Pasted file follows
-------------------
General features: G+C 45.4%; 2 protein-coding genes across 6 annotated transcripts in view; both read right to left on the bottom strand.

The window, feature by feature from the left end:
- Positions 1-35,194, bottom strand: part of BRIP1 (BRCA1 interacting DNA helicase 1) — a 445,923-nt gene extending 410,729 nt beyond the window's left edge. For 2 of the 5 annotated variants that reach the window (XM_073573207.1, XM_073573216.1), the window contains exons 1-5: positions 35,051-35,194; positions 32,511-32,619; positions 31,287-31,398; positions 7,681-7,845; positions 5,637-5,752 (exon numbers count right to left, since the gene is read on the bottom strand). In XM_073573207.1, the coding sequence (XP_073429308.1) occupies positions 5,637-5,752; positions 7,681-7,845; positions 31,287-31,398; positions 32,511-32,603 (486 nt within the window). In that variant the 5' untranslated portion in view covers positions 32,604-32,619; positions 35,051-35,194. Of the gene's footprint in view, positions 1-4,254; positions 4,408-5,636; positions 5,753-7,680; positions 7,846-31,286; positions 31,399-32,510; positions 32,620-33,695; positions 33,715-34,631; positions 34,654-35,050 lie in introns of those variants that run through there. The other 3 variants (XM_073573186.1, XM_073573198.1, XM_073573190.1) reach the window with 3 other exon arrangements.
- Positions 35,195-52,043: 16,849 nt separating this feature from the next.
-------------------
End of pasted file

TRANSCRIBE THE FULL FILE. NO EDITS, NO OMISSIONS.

General features: G+C 45.4%; 2 protein-coding genes across 6 annotated transcripts in view; both read right to left on the bottom strand.

The window, feature by feature from the left end:
- Positions 1-35,194, bottom strand: part of BRIP1 (BRCA1 interacting DNA helicase 1) — a 445,923-nt gene extending 410,729 nt beyond the window's left edge. For 2 of the 5 annotated variants that reach the window (XM_073573207.1, XM_073573216.1), the window contains exons 1-5: positions 35,051-35,194; positions 32,511-32,619; positions 31,287-31,398; positions 7,681-7,845; positions 5,637-5,752 (exon numbers count right to left, since the gene is read on the bottom strand). In XM_073573207.1, the coding sequence (XP_073429308.1) occupies positions 5,637-5,752; positions 7,681-7,845; positions 31,287-31,398; positions 32,511-32,603 (486 nt within the window). In that variant the 5' untranslated portion in view covers positions 32,604-32,619; positions 35,051-35,194. Of the gene's footprint in view, positions 1-4,254; positions 4,408-5,636; positions 5,753-7,680; positions 7,846-31,286; positions 31,399-32,510; positions 32,620-33,695; positions 33,715-34,631; positions 34,654-35,050 lie in introns of those variants that run through there. The other 3 variants (XM_073573186.1, XM_073573198.1, XM_073573190.1) reach the window with 3 other exon arrangements.
- Positions 35,195-52,043: 16,849 nt separating this feature from the next.